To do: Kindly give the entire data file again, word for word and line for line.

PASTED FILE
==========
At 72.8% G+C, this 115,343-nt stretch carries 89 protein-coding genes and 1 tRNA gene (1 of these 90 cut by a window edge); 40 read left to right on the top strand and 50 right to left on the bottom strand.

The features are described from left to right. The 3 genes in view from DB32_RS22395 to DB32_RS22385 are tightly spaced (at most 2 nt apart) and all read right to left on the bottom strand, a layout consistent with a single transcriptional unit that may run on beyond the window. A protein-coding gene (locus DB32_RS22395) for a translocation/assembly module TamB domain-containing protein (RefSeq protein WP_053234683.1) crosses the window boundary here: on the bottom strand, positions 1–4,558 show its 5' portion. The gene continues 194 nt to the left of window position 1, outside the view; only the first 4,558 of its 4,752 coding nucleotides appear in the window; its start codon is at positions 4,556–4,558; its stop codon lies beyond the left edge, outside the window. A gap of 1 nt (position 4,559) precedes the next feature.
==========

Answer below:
At 72.8% G+C, this 115,343-nt stretch carries 89 protein-coding genes and 1 tRNA gene (1 of these 90 cut by a window edge); 40 read left to right on the top strand and 50 right to left on the bottom strand.

The features are described from left to right. The 3 genes in view from DB32_RS22395 to DB32_RS22385 are tightly spaced (at most 2 nt apart) and all read right to left on the bottom strand, a layout consistent with a single transcriptional unit that may run on beyond the window. A protein-coding gene (locus DB32_RS22395) for a translocation/assembly module TamB domain-containing protein (RefSeq protein WP_053234683.1) crosses the window boundary here: on the bottom strand, positions 1–4,558 show its 5' portion. The gene continues 194 nt to the left of window position 1, outside the view; only the first 4,558 of its 4,752 coding nucleotides appear in the window; its start codon is at positions 4,556–4,558; its stop codon lies beyond the left edge, outside the window. A gap of 1 nt (position 4,559) precedes the next feature.